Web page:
• Warm air is less dense than cold air.
• Warmer regions generally have less atmospheric pressure than colder regions.
• Wind: The movement of air from areas of high pressure to areas of low pressure.
• The rising and sinking masses of air in convection currents cause changes in atmospheric pressure, causing wind.

## Wind Patterns and Coriolis Effect

• Wind moves from WEST to EAST.
• It is closer to the equator in colder months and closer to the Poles in warmer months.

## Thermal Energy Transfer in the Hydrosphere

The effect of water on the transfer of heat is significant. Earth’s climate is affected by phase changes in the water cycle.

## Water Cycle

• Water molecules undergo changes of state (e.g., solid to liquid).
• When these changes occur, thermal energy is either released or absorbed.
• Released from liquid to solid.
• Absorbed from liquid to gas.
• Temperature remains the same between phase changes.
• Through changes of state is how thermal energy is transferred through the biosphere.

## Ocean Currents

• Ocean currents are main pathways to transfer thermal energy from warmer regions to cooler regions.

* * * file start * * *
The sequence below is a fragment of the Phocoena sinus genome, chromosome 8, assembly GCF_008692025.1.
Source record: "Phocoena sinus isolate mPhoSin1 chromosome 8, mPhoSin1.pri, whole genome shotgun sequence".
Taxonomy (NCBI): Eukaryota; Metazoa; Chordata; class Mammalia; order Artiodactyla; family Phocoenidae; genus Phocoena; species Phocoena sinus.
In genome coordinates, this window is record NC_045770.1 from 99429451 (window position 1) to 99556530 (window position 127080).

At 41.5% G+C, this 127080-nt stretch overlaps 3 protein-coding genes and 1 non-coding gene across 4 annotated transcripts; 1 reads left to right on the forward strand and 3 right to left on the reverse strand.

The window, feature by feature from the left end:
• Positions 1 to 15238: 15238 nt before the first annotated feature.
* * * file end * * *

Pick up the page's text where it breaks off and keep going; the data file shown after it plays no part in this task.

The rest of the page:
• Global winds push the water, driving the surface currents of the ocean.
• The pattern of ocean currents is modified by the Coriolis Effect:
• Currents in the North veer to the right.
• Currents in the South veer to the left.
• Thermal energy is also transferred vertically via convection currents (same principles as with air).

# Thermal Energy Transfer Examples in Everyday Life

Thermal energy transfer examples are evident in everyday life. For instance, when you place a metal spoon in a hot cup of coffee, the handle soon becomes warm due to conduction. Another common example is the convection currents observed when boiling water on a stove. Additionally, the warmth you feel from the sun is a result of radiation.

These examples help us understand the question: what is thermal energy transfer? More specifically, how it impacts our daily activities. By studying these thermal energy transfer examples, we gain a deeper appreciation for the various mechanisms through which heat energy is distributed in our environment.

William Anderson (Schoolworkhelper Editorial Team)
William completed his Bachelor of Science and Master of Arts in 2013. He current serves as a lecturer, tutor and freelance writer. In his spare time, he enjoys reading, walking his dog and parasailing. Article last reviewed: 2022 | St. Rosemary Institution © 2010-2024 | Creative Commons 4.0

1. Ella says:

2. Akinlolu felix says:

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6. mark says:

Why is it possible

7. kim says:

what are the variables affecting solar energy transfer?

8. lisa says:

how does the transfer of thermal energy contribute to the formation of ocean currents. Explain???

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10. Yui S. says:

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17. MacB says:

Re: May.